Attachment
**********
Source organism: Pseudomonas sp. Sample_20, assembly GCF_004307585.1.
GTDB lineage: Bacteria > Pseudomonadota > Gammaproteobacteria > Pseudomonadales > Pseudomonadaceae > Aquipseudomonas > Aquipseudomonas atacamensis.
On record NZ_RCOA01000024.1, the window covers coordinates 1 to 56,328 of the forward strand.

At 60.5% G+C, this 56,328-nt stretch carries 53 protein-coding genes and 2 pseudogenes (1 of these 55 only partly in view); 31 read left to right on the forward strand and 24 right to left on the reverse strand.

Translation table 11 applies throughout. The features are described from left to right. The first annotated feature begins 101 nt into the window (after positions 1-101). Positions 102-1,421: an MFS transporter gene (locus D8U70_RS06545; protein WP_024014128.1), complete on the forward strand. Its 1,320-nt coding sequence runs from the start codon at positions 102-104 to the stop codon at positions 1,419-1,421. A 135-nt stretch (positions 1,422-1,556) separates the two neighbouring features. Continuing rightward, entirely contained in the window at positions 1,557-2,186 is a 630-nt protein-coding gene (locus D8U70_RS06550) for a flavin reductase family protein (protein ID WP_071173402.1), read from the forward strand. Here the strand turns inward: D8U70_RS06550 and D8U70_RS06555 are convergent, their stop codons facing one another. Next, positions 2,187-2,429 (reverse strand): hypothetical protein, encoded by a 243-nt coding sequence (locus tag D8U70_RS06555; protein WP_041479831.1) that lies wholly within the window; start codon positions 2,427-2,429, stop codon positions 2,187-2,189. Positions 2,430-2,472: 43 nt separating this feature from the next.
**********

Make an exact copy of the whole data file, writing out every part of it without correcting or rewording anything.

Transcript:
Source organism: Pseudomonas sp. Sample_20, assembly GCF_004307585.1.
GTDB lineage: Bacteria > Pseudomonadota > Gammaproteobacteria > Pseudomonadales > Pseudomonadaceae > Aquipseudomonas > Aquipseudomonas atacamensis.
On record NZ_RCOA01000024.1, the window covers coordinates 1 to 56,328 of the forward strand.

At 60.5% G+C, this 56,328-nt stretch carries 53 protein-coding genes and 2 pseudogenes (1 of these 55 only partly in view); 31 read left to right on the forward strand and 24 right to left on the reverse strand.

Translation table 11 applies throughout. The features are described from left to right. The first annotated feature begins 101 nt into the window (after positions 1-101). Positions 102-1,421: an MFS transporter gene (locus D8U70_RS06545; protein WP_024014128.1), complete on the forward strand. Its 1,320-nt coding sequence runs from the start codon at positions 102-104 to the stop codon at positions 1,419-1,421. A 135-nt stretch (positions 1,422-1,556) separates the two neighbouring features. Continuing rightward, entirely contained in the window at positions 1,557-2,186 is a 630-nt protein-coding gene (locus D8U70_RS06550) for a flavin reductase family protein (protein ID WP_071173402.1), read from the forward strand. Here the strand turns inward: D8U70_RS06550 and D8U70_RS06555 are convergent, their stop codons facing one another. Next, positions 2,187-2,429 (reverse strand): hypothetical protein, encoded by a 243-nt coding sequence (locus tag D8U70_RS06555; protein WP_041479831.1) that lies wholly within the window; start codon positions 2,427-2,429, stop codon positions 2,187-2,189. Positions 2,430-2,472: 43 nt separating this feature from the next.